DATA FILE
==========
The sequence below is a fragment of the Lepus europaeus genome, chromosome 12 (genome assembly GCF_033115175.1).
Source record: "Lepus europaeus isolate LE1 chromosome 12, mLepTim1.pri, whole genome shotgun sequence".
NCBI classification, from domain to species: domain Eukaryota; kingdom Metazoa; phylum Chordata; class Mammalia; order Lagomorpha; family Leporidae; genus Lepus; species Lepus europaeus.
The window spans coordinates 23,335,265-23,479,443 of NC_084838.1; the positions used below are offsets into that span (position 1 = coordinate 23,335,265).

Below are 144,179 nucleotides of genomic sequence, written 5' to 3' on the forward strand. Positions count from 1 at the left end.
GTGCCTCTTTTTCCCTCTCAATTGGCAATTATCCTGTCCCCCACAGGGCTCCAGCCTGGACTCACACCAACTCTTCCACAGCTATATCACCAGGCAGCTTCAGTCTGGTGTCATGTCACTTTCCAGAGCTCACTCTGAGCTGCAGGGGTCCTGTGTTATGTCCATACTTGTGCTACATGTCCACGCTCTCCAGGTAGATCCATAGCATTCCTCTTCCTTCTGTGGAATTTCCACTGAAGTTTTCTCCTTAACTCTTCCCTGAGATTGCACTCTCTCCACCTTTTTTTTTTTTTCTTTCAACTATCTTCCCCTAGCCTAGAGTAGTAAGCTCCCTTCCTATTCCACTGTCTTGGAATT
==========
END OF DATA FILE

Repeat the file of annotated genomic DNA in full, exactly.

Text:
The sequence below is a fragment of the Lepus europaeus genome, chromosome 12 (genome assembly GCF_033115175.1).
Source record: "Lepus europaeus isolate LE1 chromosome 12, mLepTim1.pri, whole genome shotgun sequence".
NCBI classification, from domain to species: domain Eukaryota; kingdom Metazoa; phylum Chordata; class Mammalia; order Lagomorpha; family Leporidae; genus Lepus; species Lepus europaeus.
The window spans coordinates 23,335,265-23,479,443 of NC_084838.1; the positions used below are offsets into that span (position 1 = coordinate 23,335,265).

Below are 144,179 nucleotides of genomic sequence, written 5' to 3' on the forward strand. Positions count from 1 at the left end.
GTGCCTCTTTTTCCCTCTCAATTGGCAATTATCCTGTCCCCCACAGGGCTCCAGCCTGGACTCACACCAACTCTTCCACAGCTATATCACCAGGCAGCTTCAGTCTGGTGTCATGTCACTTTCCAGAGCTCACTCTGAGCTGCAGGGGTCCTGTGTTATGTCCATACTTGTGCTACATGTCCACGCTCTCCAGGTAGATCCATAGCATTCCTCTTCCTTCTGTGGAATTTCCACTGAAGTTTTCTCCTTAACTCTTCCCTGAGATTGCACTCTCTCCACCTTTTTTTTTTTTTCTTTCAACTATCTTCCCCTAGCCTAGAGTAGTAAGCTCCCTTCCTATTCCACTGTCTTGGAATT